The turnaround in the space of a year hasn’t just been outstanding, it’s been outrageous.
Not only are we looking at a team in Liverpool who have leaped a seemingly impossible distance from seventh to somewhere in the top three – and in all honesty, I don’t see them finishing lower than second – this is a team who may win the Premier League who haven’t competed in the Champions League, or any European competition for that matter. Pretty much unheard of in the Premier League.
Brendan Rodgers has been the chief architect of the turnaround at Anfield. Steven Gerrard – not Luis Suarez – has been the Liverpool manager’s most important ally in this charge for the league title; an importance that goes beyond the midfielder’s wearing of the captain’s armband.
Liverpool may finally get their Premier League title next month. If they do so, it will be Suarez whose name will be launched into the stratosphere alongside Lionel Messi and Cristiano Ronaldo; the three most likely candidates to vie for the Ballon d’Or at the end of the year. If Liverpool capture the league title, the Uruguayan will be voted in as the Player of the Season.
But it’s Gerrard who has arguably been more deserving. The numbers in front of goal, scoring and assisting, from last season and this don’t vary too much for either player. It’s another example of how effective Rodgers has been this season.
What has been important is the leadership and influence of Gerrard in this title race. The captain’s huddle immediately after the 3-2 win against Manchester City on Sunday was inspiring. It would have hit a chord with the rest of the Liverpool players as much as the supporters.
Gerrard’s influence on the pitch this season, certainly in the second half of the campaign, has been akin to what we’ve seen over the past 18 months from Philipp Lahm at Bayern and in the recent past from Xavi at Barcelona.
Incidentally, Gerrard’s reinvention – another wonderful masterstroke from the manager – has seen him occupy a position more in tune with Sergio Busquets. The La Masia graduate is unfashionable in comparison to his midfield and forward colleagues, and he’s certainly a controversial figure due to his less than savoury antics on the pitch in the past. At present, and without any doubt, Busquets is Barcelona’s most important player.
To paraphrase Juanma Lillo, a midfielder says a lot about a team and what kind of football they play. Most top teams around Europe have good to great goal scorers, but the base of a team’s play comes from deeper in midfield, the area where a player’s influence can be even more invaluable than a striker’s goals.
Gerrard isn’t a natural anchor, but he’s taken to that role expertly. What has been interesting to watch is that his development in that position has for now completely negated the need for a specialist holding midfielder. Like Busquets at Barcelona, Gerrard doesn’t use force and power to dispossess the opposition; his reliance is instead on intelligence, positioning and the ability to intercept.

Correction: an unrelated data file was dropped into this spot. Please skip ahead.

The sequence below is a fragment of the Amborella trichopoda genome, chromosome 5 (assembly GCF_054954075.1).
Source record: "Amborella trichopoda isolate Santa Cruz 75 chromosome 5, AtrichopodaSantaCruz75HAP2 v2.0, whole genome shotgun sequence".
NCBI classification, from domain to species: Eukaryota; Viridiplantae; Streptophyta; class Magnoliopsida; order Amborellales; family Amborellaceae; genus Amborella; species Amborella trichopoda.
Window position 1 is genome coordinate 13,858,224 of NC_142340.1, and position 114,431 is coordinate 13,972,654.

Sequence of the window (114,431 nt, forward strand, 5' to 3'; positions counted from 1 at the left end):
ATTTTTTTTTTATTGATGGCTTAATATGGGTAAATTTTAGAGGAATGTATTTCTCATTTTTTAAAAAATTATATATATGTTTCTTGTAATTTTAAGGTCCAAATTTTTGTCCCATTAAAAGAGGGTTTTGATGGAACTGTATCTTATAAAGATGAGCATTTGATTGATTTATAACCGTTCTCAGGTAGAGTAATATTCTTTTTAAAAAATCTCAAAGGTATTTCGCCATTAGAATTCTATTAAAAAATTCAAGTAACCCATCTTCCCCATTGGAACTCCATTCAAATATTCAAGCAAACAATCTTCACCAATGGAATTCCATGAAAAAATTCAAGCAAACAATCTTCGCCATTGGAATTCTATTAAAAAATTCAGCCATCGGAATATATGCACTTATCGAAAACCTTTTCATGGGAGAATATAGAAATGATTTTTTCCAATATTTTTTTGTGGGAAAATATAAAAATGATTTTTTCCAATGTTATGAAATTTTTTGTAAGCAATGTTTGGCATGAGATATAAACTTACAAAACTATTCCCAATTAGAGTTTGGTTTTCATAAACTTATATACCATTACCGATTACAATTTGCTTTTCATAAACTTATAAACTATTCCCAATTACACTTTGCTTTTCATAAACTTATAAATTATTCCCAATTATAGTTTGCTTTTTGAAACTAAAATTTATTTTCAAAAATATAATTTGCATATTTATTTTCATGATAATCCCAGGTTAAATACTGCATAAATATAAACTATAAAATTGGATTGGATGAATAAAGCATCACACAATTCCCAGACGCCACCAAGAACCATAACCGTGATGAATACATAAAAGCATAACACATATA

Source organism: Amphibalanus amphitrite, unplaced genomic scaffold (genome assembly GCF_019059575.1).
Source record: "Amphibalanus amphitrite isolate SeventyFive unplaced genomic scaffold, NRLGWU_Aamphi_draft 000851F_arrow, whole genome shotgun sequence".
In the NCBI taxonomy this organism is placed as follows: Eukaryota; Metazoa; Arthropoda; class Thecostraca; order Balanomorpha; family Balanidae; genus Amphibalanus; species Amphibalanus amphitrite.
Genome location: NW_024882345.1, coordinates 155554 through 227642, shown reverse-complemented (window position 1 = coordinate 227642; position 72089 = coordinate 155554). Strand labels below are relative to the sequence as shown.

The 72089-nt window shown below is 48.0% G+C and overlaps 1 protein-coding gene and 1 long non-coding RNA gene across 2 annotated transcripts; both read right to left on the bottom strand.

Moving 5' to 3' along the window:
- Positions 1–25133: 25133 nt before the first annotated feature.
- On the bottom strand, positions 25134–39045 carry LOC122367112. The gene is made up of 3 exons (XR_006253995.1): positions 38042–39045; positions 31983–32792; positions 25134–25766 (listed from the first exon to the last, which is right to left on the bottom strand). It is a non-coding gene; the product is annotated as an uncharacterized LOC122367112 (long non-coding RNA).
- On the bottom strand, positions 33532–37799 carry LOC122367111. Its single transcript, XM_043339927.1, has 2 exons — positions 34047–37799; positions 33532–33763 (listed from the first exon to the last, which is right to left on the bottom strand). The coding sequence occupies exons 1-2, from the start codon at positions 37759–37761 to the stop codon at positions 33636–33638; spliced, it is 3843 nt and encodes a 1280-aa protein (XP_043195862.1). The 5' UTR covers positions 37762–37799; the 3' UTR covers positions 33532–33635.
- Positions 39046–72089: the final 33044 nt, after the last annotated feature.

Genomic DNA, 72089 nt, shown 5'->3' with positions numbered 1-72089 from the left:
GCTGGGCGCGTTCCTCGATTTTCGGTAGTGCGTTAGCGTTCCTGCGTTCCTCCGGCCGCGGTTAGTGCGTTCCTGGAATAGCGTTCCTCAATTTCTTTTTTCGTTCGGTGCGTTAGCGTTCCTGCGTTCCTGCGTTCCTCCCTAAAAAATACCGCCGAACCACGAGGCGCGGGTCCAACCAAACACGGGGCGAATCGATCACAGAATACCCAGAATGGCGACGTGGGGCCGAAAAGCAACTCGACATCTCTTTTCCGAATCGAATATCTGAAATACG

Gerrard’s position as a deep-lying player means he can drop deep into the back line alongside his centre-backs, help retain possession by continually offering himself as a point of reference, but also, and fundamentally, act as the vocal figure that is lacking in the defence.
Liverpool have long been in need of a replacement for Xabi Alonso, a creator in the midfield but also a player to link the back four to the attack. Gerrard, though not as accomplished as his former teammate, is very much the metronome for Rodgers’ team.
Not only do Liverpool have a standout leader – vital in title races such as this – they also have a player who offers enough security at the back for players like Daniel Sturridge and Suarez to concentrate fully on getting the goals.
For Gerrard’s transformation from marauding attacking midfielder to disciplined anchor in the centre of the pitch, all the while retaining his influence on this Liverpool team through consistently excellent performances, he should be under consideration for the Player of the Year gong.
Far more impressive has been his ability to adapt and continue to drive this team forward than the free-roaming exploits of, say, Yaya Toure at Manchester City, who isn’t under the kind of instruction Gerrard has taken on this season, or a striker of Suarez’s calibre, who has always been considered an immensely talented centre-forward.
If Liverpool win the league title, Gerrard’s reinvention, a product of the progressive mind of the manager, will be the most impressive act of any player this season. From a purely footballing sense and without the tangible rewards that may come next month, the new Steven Gerrard has been wonderful to watch.